Not so, we learned this past week, when amid all the chaos of the news cycle we're desperately trying to stay on top of, it came to light that Facebook admitted to handing over people's phone numbers they provided for two-factor security purposes.
In response to the fact that no one knew about this, the company made it seem as though this practice was in a policy somewhere that people could've learned about and avoided but didn't. "We are clear about how we use the information we collect," a Facebook spokesperson said in a statement to press, "including the contact information that people upload or add to their own accounts. You can manage and delete the contact information you've uploaded at any time."
There is no part of Facebook's own Data Use Policy that states the company uses information provided for security purposes under "Information We Collect," nor does security information make an appearance in "How Do We Use This Information?" -- neither does the section on security.
Facebook's Data Use Policy security section only says, "We use the information we have to verify accounts and activity, combat harmful conduct, detect and prevent spam and other bad experiences, maintain the integrity of our Products, and promote safety and security on and off of Facebook Products." That's it.
To be absolutely clear, there's nothing in Facebook's documentation about making ad dollars off of your security info. Nor is there anything anywhere that told users their two-factor phone numbers provided for security went into a database for ad targeting. Not that it would make any of this OK at all if Facebook had come back to press saying, "Here's our policy on doing whatever we want with things you gave us for protecting your own security."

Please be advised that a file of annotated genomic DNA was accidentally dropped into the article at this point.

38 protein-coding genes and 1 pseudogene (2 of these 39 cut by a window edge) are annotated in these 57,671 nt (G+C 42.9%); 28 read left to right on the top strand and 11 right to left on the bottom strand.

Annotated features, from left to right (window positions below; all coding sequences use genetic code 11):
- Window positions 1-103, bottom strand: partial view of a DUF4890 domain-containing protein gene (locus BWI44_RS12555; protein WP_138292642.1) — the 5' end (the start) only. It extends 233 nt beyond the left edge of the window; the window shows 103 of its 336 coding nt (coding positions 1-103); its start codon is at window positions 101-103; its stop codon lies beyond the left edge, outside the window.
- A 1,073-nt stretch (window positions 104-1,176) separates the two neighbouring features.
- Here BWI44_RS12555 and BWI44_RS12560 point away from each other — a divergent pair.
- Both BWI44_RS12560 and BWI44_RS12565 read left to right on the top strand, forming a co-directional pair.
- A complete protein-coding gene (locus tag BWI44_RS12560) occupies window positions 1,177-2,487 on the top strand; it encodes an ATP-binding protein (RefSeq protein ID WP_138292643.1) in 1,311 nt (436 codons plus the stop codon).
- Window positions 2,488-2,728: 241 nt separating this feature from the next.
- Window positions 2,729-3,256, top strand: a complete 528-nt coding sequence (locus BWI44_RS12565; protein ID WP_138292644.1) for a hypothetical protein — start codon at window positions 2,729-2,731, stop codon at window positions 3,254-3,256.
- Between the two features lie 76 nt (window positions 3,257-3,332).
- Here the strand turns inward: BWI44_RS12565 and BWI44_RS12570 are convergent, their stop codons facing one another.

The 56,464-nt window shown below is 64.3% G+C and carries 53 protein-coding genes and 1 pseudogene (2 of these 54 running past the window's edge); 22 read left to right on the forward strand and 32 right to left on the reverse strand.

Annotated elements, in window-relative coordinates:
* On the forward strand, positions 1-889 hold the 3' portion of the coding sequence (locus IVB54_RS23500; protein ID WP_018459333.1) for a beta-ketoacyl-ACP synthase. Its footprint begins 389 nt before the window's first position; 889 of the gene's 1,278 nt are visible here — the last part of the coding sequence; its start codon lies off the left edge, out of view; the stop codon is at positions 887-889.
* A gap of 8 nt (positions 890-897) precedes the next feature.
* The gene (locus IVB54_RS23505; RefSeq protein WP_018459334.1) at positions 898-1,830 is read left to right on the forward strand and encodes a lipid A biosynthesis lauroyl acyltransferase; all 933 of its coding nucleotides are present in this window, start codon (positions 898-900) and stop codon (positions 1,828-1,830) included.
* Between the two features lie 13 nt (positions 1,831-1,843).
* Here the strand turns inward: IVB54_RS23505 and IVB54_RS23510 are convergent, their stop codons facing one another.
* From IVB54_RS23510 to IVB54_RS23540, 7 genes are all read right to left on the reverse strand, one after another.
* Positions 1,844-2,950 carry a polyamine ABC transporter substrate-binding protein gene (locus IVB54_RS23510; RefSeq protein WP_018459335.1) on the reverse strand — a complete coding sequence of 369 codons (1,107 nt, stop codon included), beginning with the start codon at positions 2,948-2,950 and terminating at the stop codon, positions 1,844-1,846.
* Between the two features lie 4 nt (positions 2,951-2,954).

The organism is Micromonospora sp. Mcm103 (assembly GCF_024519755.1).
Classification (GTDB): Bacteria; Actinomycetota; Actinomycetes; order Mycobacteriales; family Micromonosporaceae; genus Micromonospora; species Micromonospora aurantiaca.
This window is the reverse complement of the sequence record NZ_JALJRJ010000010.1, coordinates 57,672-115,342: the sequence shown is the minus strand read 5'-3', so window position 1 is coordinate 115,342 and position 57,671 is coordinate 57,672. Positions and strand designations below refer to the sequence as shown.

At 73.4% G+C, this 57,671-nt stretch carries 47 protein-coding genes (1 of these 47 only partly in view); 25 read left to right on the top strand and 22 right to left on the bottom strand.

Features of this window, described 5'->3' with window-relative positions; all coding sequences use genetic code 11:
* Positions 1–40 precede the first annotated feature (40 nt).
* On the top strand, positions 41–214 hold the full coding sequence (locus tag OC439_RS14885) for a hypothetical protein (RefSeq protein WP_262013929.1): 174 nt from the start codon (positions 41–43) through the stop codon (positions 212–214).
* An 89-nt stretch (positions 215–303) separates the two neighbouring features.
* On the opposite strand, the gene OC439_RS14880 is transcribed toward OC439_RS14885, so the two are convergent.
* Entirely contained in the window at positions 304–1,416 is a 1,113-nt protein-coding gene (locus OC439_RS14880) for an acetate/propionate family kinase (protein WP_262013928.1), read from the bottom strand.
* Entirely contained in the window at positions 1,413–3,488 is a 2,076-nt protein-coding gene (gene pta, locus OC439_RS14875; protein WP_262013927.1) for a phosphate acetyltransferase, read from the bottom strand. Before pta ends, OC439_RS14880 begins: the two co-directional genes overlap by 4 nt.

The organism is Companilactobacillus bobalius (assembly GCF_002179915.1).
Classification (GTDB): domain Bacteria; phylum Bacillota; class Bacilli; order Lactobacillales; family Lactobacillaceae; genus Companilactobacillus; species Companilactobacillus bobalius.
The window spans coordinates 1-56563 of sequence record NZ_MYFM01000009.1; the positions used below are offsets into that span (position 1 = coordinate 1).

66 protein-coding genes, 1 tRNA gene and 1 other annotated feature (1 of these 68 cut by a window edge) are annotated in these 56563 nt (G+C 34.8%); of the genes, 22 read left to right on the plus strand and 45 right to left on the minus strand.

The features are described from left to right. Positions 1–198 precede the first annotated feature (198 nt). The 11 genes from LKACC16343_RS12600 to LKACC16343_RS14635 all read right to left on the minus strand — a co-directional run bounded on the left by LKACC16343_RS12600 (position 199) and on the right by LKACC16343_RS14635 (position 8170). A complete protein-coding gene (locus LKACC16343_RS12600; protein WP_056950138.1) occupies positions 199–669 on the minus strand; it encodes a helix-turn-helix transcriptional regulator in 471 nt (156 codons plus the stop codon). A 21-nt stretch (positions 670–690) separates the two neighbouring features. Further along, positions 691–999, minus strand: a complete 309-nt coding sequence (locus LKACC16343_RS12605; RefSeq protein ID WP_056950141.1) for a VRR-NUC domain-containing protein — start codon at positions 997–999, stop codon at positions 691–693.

Facebook told press this nontransparent betrayal of trust is to make people's experience better on the social network. If you don't like it, now that it's too late, the company said your only option is to not use "phone number based 2FA."
This is Facebook telling the public that if they don't want their security information used for the purposes of advertisers stalking them, users should not use two-factor in a way that is (for many) the only way they know how.
This all came out when Gizmodo verified that Facebook has been taking our "shadow profile" information -- secret dossiers it makes about us with info we don't give the company and can't see or control -- and handing it to its unknown pool of, probably, poorly secured data dealers. But we expected that.
It flies right in the face of what the company's security chief said back in January when infosec folks complained about giving Facebook their phone number for two-factor and then got SMS spammed with News Feed notifications via the number they provided. People who responded to these surprising and unwanted notifications found that their responses were being posted on Facebook.